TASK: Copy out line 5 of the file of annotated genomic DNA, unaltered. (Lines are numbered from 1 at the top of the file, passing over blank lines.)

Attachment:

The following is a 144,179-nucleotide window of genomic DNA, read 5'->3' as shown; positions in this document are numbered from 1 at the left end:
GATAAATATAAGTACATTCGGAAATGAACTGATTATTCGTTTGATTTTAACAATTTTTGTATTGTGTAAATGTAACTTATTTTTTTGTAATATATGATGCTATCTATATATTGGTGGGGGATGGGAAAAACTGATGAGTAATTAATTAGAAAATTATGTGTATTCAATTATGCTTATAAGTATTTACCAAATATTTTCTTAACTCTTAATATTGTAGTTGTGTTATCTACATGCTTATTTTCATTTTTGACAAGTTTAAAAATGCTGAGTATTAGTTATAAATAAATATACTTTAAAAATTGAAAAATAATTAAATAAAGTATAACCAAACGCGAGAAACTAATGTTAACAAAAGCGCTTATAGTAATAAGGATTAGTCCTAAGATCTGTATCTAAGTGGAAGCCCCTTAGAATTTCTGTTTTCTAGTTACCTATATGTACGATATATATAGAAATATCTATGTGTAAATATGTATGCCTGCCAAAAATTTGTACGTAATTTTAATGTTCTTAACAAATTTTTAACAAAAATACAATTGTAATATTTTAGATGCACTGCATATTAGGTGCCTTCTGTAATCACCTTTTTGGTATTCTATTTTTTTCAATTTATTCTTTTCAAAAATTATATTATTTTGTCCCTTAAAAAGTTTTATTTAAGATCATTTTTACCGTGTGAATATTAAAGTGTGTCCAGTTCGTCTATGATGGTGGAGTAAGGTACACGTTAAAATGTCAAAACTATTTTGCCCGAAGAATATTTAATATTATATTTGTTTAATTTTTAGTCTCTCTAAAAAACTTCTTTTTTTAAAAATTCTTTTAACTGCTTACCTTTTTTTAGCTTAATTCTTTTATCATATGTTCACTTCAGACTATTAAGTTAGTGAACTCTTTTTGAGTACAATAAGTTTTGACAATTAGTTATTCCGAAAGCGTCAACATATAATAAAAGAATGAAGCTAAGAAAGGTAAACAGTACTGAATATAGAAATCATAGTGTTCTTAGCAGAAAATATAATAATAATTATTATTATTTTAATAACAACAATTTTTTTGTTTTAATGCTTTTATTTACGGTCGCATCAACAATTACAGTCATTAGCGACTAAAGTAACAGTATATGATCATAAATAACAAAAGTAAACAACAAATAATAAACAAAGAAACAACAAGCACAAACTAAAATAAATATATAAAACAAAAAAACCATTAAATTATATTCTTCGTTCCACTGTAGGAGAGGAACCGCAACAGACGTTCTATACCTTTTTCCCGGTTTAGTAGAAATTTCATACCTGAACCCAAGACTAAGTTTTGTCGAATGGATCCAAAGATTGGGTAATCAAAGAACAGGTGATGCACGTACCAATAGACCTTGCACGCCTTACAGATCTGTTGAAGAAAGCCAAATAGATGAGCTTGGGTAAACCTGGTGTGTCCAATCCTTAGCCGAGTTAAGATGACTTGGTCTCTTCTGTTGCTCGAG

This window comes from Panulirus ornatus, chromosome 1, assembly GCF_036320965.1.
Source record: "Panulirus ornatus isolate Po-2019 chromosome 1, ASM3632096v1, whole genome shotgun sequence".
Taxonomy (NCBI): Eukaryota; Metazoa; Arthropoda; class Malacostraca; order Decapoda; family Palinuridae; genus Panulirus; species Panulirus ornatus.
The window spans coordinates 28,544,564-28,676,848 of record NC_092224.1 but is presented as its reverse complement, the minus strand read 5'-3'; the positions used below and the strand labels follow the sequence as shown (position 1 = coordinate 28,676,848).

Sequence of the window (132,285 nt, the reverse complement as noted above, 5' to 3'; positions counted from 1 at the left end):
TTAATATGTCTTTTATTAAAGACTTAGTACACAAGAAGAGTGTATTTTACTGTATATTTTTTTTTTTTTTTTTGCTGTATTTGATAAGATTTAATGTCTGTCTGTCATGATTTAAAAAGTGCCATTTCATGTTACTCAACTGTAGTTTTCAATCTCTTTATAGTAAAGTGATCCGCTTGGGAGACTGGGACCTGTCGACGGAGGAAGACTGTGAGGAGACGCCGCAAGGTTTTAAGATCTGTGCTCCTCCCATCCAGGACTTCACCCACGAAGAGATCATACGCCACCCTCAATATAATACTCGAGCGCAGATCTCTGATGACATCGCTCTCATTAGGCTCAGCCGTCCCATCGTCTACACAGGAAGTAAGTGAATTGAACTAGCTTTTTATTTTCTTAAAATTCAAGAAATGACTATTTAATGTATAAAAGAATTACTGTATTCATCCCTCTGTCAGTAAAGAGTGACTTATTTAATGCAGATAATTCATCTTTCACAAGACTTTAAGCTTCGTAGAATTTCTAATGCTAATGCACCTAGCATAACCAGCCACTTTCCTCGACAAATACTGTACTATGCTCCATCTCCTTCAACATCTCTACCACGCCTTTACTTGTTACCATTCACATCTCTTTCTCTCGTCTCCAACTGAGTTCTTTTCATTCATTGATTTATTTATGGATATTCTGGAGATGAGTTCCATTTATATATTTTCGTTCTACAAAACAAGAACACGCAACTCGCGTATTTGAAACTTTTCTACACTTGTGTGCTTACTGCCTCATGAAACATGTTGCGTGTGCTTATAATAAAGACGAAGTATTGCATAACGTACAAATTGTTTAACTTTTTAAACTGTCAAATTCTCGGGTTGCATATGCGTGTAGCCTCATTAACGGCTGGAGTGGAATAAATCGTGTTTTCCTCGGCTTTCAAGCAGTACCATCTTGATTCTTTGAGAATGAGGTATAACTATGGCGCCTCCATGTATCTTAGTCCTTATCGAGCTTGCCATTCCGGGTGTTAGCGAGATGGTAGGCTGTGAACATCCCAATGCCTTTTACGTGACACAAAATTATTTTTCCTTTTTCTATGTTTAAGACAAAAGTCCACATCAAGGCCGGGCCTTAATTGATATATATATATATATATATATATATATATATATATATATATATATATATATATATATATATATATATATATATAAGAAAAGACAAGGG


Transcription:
Taxonomy (NCBI): Eukaryota; Metazoa; Arthropoda; class Malacostraca; order Decapoda; family Palinuridae; genus Panulirus; species Panulirus ornatus.